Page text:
His close relations with Clarence, for whose marriage with his daughter Isabel he was seeking a papal dispensation, and the suspicion of some secret arrangement with the French king, were very disquieting to the court. An intercepted envoy of Margaret of Anjou was induced to accuse Warwick of favouring her party. Warwick was summoned to court to answer the charge, but declined to appear, and demanded the dismissal of the Wydevilles and others about the king (Worcester, p. 788). Though a royal representative sent to Middleham reported the charge groundless, Edward took the precaution of surrounding himself with a bodyguard and watching Warwick’s movements from Coventry (ib.) There was very real cause for alarm. Warwick’s attitude had put new heart into the Lancastrians, and in December Monipenny came into England on a mission from Louis to Warwick only (Wavrin, ed. Dupont, iii. 192). His Kentish friends began to move. In the Cinque ports he was particularly popular, because he always connived at their piracies (Olivier de la Marche, ii. 276). Rivers’s Kentish estate was pillaged by the mob on New-year’s day 1468 (Wavrin, ed. Dupont, iii. 192). Warwick evaded a second summons to court in the first week of January. The mysterious Robin of Redesdale had taken up arms, with three hundred men, for him in Yorkshire, but Warwick had made them go home for the present (ib.) With the king on his guard and Clarence at court, Warwick felt that it was not yet time to move. Towards the end of January Archbishop Neville persuaded him to meet Rivers at Nottingham, where they were outwardly reconciled (Worcester, p. 789). They then went on to the king at Coventry, where the pacification was completed. Edward was able to announce to parliament, to its great delight, his intention of recovering the English dominions in France, and brought the Burgundian marriage to a conclusion in July. Warwick had accompanied Margaret to the coast, ‘riding before her on her horse’ (18 June), and seemed to be really reconciled. But, taking advantage of the easy, unsuspicious nature of the king, he was plotting in the utmost secrecy. A Lancastrian movement fomented by him was checked by arrests and executions in the autumn and winter of 1468, though his share in it was not suspected. The secret of his plans for his own restoration to power was better kept. He arranged for a northern rising as soon as he should have made sure of Clarence. But so well did he dissemble that Edward in the spring of 1469 allowed him to take up his residence, with his wife and daughters, at Calais, whose captaincy he had for some years discharged by deputy. To further throw dust in the eyes of the king, he paid friendly visits to the Duke and Duchess of Burgundy at St. Omer and Aire (Commines, i. 169; Wavrin, v. 578). Jean de Wavrin the historian, whom he had promised to supply with materials for his history, visited Calais at the beginning of July, but found Warwick too busy to perform his promise. In June the king was drawn northwards by alarming movements in Yorkshire. At first he would not connect them with the Nevilles, for there were two independent risings, which the reports seem to have confused, one of which, that of Robin of Holderness, took up the Percy grievances, and was suppressed by Montagu himself, the de facto Earl of Northumberland.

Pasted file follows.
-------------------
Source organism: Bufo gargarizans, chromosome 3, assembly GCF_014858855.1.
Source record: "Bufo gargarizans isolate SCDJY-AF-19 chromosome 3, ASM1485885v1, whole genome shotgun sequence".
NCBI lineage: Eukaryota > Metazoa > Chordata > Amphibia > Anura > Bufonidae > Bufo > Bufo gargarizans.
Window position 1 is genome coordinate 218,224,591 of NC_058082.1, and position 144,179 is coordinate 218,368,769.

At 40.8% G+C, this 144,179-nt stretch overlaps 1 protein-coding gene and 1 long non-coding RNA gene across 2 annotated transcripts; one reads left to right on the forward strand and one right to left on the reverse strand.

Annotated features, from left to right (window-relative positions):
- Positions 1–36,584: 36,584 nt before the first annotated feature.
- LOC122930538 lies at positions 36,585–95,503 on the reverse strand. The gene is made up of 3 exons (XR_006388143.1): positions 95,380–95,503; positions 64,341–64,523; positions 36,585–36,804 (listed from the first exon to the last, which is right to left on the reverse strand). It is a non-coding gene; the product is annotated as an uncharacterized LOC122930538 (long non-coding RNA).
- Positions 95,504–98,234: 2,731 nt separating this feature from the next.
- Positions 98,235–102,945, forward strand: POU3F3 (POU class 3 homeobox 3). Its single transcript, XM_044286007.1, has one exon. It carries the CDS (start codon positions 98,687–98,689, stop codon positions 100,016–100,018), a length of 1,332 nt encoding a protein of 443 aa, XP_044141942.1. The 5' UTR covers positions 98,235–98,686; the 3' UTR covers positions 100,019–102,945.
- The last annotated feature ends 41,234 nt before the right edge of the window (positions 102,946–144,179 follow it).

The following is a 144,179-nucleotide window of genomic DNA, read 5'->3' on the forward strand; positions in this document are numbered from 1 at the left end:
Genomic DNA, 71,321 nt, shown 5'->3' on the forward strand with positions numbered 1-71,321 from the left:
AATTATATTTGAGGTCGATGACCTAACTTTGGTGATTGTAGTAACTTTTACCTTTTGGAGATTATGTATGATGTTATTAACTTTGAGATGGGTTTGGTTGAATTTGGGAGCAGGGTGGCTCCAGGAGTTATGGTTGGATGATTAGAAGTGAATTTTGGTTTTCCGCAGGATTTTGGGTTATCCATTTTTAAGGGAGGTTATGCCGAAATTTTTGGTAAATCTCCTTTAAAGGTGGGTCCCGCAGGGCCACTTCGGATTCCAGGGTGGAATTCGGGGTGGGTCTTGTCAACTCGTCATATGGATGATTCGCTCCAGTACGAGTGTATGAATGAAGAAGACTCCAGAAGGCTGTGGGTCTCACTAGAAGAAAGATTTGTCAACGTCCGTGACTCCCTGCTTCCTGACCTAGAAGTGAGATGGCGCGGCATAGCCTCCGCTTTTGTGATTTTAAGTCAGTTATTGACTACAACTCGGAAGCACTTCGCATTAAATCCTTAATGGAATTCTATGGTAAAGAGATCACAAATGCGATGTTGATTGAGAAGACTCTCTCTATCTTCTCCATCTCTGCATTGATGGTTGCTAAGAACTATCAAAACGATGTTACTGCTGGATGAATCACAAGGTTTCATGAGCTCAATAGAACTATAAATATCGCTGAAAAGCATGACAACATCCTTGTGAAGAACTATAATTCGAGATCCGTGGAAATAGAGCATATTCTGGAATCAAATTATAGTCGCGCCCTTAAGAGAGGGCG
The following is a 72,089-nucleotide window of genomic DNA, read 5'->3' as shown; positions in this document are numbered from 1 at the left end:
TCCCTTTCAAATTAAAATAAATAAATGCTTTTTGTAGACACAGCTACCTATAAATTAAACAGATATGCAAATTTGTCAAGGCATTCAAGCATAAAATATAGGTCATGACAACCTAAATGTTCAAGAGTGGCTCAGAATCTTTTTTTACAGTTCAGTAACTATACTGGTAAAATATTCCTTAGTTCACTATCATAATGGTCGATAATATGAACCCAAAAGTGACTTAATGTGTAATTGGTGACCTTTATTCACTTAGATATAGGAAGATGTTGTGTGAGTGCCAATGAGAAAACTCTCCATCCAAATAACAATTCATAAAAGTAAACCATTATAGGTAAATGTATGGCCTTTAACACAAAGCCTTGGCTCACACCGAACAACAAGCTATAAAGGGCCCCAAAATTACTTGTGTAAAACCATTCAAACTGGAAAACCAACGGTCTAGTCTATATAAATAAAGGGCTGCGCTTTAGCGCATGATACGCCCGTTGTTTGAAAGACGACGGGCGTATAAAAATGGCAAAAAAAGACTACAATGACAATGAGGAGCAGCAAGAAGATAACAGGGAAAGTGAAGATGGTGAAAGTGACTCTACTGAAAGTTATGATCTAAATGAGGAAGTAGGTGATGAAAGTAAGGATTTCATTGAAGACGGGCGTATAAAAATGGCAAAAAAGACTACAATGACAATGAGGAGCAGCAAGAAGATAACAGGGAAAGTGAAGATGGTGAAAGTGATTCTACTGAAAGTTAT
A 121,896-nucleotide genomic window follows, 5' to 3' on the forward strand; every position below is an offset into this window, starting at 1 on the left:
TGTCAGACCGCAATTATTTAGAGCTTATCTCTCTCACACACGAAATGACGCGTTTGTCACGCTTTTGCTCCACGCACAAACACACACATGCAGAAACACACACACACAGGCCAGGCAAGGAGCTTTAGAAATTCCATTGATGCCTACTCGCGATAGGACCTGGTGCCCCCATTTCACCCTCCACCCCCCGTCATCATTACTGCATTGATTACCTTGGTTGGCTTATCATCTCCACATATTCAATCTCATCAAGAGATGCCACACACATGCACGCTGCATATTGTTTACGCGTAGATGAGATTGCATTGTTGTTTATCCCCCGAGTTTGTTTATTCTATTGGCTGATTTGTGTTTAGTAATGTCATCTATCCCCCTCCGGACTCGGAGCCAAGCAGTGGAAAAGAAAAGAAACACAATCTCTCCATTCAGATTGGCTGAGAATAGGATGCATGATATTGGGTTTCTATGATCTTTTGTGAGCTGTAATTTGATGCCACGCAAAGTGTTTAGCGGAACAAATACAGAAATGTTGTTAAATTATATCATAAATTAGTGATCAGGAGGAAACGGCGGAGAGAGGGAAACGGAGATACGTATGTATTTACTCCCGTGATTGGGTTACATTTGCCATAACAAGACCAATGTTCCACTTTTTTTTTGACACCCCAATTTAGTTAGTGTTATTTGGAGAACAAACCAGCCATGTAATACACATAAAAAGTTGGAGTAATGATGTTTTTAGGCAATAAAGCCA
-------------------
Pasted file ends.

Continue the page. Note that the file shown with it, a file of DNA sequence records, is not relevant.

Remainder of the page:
But presently, no doubt, Edward heard that the leaders who had raised the standard of Robin of Redesdale were all relatives and connections of Warwick—his nephew, Sir Henry Fitzhugh, son of Lord Fitzhugh of Ravensworth, near Richmond; his cousin, Sir Henry Neville, son of George, lord Latimer of Danby, in Cleveland; and Sir John Conyers of Hornby Castle, near Richmond, who had married a daughter of William Neville, lord Fauconberg [q. v.] The news that Clarence and the archbishop had joined Warwick in Calais (early in July) at last opened the king’s eyes, and he summoned them to come to him at once in ‘usual peaceable wise’ (Paston Letters, ii. 353). But two days later (11 July) the marriage of Clarence to Isabel, for which Pope Paul II had now granted a dispensation, was performed by the archbishop at Calais (Wavrin, v. 579; Warkworth, p. 6; Dugdale, i. 307). The three confederates at once put forth a manifesto, announcing that they were coming to present to the king certain ‘reasonable and profitable articles of petition,’ and calling upon all ‘true subjects’ to join them, defensibly arrayed. The articles, which were already in the hands of Robin of Redesdale’s followers, and purported to be complaints delivered to the confederates by men ‘of diverse parties,’ repeated with little modification the stock complaints of ‘lack of governance’ and ‘great impositions and inordinate charges’ which Warwick had so often joined in bringing against the Lancastrian regime (Warkworth, pp. 46–51).